Bonobos are celebrated as peace-loving, matriarchal, and sexually liberated. Are they?
Ian Parker in The New Yorker:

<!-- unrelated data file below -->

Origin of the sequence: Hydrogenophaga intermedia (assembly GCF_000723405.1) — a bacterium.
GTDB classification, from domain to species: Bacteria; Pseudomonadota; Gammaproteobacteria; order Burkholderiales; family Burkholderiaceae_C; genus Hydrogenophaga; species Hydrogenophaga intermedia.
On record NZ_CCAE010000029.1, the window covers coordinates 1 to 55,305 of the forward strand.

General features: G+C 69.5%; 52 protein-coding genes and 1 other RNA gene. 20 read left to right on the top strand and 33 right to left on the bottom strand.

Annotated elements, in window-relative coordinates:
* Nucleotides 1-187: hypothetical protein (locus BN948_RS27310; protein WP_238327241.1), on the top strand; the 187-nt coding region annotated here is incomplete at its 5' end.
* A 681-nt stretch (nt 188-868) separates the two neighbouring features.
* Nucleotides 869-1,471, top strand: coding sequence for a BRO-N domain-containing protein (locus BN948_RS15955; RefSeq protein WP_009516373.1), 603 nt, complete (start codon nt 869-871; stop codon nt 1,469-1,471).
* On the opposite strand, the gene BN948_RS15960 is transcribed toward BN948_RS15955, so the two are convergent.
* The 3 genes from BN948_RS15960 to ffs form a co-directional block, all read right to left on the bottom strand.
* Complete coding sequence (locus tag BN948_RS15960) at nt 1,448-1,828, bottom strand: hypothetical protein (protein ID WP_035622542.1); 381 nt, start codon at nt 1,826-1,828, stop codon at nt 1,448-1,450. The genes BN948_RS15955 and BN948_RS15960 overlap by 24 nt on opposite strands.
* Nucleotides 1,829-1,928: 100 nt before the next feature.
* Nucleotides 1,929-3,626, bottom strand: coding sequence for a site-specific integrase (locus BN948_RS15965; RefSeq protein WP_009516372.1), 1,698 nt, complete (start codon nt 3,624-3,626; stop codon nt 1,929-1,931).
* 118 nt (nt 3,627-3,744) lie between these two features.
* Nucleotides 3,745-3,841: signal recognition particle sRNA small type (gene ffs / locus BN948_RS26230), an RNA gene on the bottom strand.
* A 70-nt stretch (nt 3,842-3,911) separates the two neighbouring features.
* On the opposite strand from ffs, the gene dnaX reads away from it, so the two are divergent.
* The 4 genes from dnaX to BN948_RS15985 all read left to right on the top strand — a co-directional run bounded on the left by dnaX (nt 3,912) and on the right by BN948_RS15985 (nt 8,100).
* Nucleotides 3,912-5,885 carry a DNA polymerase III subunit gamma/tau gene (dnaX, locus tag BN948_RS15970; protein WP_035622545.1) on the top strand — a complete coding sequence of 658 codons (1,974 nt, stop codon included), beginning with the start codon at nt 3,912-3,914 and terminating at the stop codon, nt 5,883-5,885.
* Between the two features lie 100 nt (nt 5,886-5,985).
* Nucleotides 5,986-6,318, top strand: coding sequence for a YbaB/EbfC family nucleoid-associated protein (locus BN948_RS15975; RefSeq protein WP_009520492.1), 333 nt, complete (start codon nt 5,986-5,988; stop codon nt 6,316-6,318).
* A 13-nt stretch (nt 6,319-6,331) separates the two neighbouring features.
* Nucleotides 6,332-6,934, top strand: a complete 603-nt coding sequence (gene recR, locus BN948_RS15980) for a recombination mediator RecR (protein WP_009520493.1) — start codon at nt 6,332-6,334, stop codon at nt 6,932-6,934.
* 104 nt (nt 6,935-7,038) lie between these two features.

In recent years, the bonobo has found a strange niche in the popular imagination, based largely on its reputation for peacefulness and promiscuity. The Washington Post recently described the species as copulating “incessantly”; the Times claimed that the bonobo “stands out from the chest-thumping masses as an example of amicability, sensitivity and, well, humaneness”; a PBS wildlife film began with the words “Where chimpanzees fight and murder, bonobos are peacemakers. And, unlike chimps, it’s not the bonobo males but the females who have the power.” The Kinsey Institute claims on its Web site that “every bonobo—female, male, infant, high or low status—seeks and responds to kisses.” And, in Los Angeles, a sex adviser named Susan Block promotes what she calls “The Bonobo Way” on public-access television. (In brief: “Pleasure eases pain; good sex defuses tension; love lessens violence; you can’t very well fight a war while you’re having an orgasm.”) In newspaper columns and on the Internet, bonobos are routinely described as creatures that shun violence and live in egalitarian or female-dominated communities; more rarely, they are said to avoid meat. These behaviors are thought to be somehow linked to their unquenchable sexual appetites, often expressed in the missionary position. And because the bonobo is the “closest relative” of humans, its comportment is said to instruct us in the fundamentals of human nature. To underscore the bonobo’s status as a signpost species—a guide to human virtue, or at least modern dating—it is said to walk upright.